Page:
Source: The Only Problem, p. 418-419
- Leroux's detective mystery appealed to the surrealists for its suggestion that the novel's mechanics were designed to manufacture evidence and false trails as forms of literary experience which the locked room apparatus set in play.
Source: Surrealism and the Art of Crime, p. 44
- Man, it has been said, is not "a veridical animal," but his habit of lying is not nearly so extraordinary as his amazing readiness to believe. It is, indeed, because of human credulity that lies flourish. But in war-time the authoritative organization of lying is not sufficiently recognized. The deception of whole peoples is not a matter which can be lightly regarded.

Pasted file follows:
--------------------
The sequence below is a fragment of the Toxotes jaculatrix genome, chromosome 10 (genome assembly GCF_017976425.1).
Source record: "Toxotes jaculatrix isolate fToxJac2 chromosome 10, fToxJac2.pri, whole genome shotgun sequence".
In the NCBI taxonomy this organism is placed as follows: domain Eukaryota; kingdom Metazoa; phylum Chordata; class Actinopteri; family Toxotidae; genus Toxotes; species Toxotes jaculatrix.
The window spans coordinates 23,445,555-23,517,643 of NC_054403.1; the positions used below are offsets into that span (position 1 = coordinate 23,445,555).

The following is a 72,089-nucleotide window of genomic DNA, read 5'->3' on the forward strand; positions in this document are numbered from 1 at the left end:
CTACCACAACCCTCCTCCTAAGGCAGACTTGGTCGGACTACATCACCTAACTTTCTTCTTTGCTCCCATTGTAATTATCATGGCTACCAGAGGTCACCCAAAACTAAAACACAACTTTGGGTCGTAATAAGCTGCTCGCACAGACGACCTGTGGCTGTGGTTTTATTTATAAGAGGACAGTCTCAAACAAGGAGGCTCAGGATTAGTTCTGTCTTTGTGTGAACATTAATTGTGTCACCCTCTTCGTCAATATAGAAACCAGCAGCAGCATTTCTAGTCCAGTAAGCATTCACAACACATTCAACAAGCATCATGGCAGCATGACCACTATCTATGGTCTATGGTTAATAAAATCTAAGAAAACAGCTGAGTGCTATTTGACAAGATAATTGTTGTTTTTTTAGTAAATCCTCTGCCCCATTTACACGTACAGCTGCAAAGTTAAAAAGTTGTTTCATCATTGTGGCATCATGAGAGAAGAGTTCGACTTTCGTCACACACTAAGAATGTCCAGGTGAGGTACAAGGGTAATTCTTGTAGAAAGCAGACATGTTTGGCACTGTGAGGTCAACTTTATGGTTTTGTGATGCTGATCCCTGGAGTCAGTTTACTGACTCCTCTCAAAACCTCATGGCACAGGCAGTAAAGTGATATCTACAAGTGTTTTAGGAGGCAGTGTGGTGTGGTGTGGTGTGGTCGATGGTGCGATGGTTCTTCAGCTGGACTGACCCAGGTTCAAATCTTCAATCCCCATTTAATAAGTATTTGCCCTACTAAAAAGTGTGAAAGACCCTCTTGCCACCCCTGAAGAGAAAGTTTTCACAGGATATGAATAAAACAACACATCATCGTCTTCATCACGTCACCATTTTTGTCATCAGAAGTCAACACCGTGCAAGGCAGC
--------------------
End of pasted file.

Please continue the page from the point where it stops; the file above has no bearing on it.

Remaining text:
Source: Falsehood in War Time, p. 13
- On 14 April 1897, Milner set out for South Africa on a personal crusade to make it as loyally British as the garden of England. He would remain there for eight years, cement his role as leader and build a team of brilliant young acolytes to drive the Secret Elite agenda forward over the next 30 years. His mission was absolutely clear: govern South Africa, all of it, remove Boer obstacles to complete British domination and take the Transvaal's gold. Milner knew it would mean all-out war. He also knew that the only way to make such a war acceptable to the Cabinet and British public was to portray Kruger's Boers as the aggressors.
Source: Hidden History: The Secret Origins of the First World War, p. 38-39